By Emma Midgley
BBC Berkshire reporter
Nick Clegg, David Cameron and Gordon Brown making history in TV debate
Bracknell branding consultant Leslie Everett is an expert about how party leaders use body language to convey their message.
Labour, the Tories and the Lib Dems each claim their leader won the televised leaders debate, which was watched by about 9.4m people.
But two polls carried out after the event suggest the Lib Dem leader Nick Clegg most impressed viewers.
So what was Leslie's impression of how the leaders perfomed?
"I agree with the polls actually," she said.
"Very early on Nick Clegg just engaged with the audience, he looked more relaxed.
"I think Cameron was more nervous than I expected him to be, and then he became quite direct and not so personable.
"Gordon Brown also looked very uncomfortable I think most of the way through and certainly at the beginning. "
Ms Everett said that on first impressions, which were "very important" to viewers, Clegg came across as more "relaxed and personable".
She said: "Even though we all know the three leaders there reasonably well, last night was still a great opportunity to create a positive first impression.
"We make an impression on people very quickly - within seconds.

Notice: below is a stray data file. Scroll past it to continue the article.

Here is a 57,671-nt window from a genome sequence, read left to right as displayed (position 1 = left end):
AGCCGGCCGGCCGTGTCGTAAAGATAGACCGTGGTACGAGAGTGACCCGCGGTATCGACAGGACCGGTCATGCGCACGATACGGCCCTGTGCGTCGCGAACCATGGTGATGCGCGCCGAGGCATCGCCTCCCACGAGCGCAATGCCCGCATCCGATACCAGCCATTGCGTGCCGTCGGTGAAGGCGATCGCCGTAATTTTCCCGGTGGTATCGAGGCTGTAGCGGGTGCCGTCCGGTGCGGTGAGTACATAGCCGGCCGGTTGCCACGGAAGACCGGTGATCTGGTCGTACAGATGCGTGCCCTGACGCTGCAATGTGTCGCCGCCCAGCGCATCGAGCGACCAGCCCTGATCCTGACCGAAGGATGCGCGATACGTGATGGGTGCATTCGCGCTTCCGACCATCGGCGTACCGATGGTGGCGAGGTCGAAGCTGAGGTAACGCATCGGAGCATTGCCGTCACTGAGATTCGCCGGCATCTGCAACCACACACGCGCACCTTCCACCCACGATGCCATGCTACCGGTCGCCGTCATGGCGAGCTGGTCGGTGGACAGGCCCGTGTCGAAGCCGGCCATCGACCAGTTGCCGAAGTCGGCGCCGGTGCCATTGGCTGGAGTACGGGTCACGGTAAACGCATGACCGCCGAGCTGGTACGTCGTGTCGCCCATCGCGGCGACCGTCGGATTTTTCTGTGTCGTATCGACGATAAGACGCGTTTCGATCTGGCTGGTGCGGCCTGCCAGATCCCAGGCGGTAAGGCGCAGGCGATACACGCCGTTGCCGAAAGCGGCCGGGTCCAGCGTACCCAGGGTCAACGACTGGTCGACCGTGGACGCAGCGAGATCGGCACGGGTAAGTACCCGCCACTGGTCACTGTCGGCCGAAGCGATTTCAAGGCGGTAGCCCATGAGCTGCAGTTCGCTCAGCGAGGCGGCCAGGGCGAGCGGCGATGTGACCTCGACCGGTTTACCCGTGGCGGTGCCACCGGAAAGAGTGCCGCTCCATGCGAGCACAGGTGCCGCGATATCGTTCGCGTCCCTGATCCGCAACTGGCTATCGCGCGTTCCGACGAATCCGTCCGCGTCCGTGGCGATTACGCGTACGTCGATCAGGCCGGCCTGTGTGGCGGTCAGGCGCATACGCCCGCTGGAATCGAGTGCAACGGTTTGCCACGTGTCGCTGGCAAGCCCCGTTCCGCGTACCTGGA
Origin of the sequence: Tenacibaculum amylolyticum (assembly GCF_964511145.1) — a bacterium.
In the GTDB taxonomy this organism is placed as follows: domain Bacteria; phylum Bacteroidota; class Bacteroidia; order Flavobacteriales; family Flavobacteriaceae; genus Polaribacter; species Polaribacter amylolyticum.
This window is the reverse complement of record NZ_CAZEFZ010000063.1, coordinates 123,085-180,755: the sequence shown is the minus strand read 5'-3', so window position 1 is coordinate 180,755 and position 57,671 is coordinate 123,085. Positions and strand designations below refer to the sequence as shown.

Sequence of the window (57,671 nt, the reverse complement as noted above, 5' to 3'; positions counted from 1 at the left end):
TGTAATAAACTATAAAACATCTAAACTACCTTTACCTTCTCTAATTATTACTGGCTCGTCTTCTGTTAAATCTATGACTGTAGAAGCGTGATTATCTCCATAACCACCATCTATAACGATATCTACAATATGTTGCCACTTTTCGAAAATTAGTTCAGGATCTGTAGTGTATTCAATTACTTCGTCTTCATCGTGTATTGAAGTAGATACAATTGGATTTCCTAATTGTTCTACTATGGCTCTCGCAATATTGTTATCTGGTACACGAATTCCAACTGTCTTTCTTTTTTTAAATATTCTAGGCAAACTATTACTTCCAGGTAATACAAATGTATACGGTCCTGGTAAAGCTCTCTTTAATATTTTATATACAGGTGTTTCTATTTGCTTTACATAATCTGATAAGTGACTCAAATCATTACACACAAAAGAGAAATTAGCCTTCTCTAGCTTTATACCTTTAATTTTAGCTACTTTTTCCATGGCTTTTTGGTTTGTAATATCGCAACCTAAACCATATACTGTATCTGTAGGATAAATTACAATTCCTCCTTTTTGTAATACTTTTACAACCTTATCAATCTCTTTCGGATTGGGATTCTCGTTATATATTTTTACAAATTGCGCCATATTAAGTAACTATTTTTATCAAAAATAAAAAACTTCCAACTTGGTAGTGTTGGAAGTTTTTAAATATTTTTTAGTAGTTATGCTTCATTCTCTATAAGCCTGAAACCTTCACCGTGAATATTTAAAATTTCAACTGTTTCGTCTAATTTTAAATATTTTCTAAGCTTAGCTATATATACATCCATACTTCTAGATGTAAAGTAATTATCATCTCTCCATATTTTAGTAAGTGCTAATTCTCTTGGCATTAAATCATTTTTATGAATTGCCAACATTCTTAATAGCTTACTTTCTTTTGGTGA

"The body language and the way they spoke and the way they engaged, with their eye contact, with the audience, that came across in seconds."
Ms Everett said that although Clegg's trick of using specific names of the people who asked the questions in the audience could be called "impressive", that she thought it was a "little bit cheesy".
Differences in body language between the three leaders also spoke volumes to viewers, according to Ms Everett.
She said that by half way through the debate, Clegg was no longer holding onto the podium.
"He actually had his hand in his pocket, at one stage, and he just looked relaxed, he looked like he was having a conversation.
"He just looked like he was building a rapport with the audience much more than the other two," she said.
"Particularly Gordon Brown who was holding on to the podium for dear life at one stage with both hands."
Ms Everett conceded that there was more to being Prime Minister than performing well on television, but said in the modern media age, presentation and "branding" was vitally important."
"It's not just a matter of having the right substance and the right manifestos, we've got to make sure we feel like people mean them as well," she said.
"I think Cameron at one stage, he came across as a little bit insincere.
"It was just too polished and too direct, and we didn't really feel like we meant some of this stuff.
"I think the image they project with it, the brand image that comes across really does help us to feel the credibility or not."
Ms Everett said that she expected future debates to feature banter between leaders, and an effort by all three to appear more "relaxed."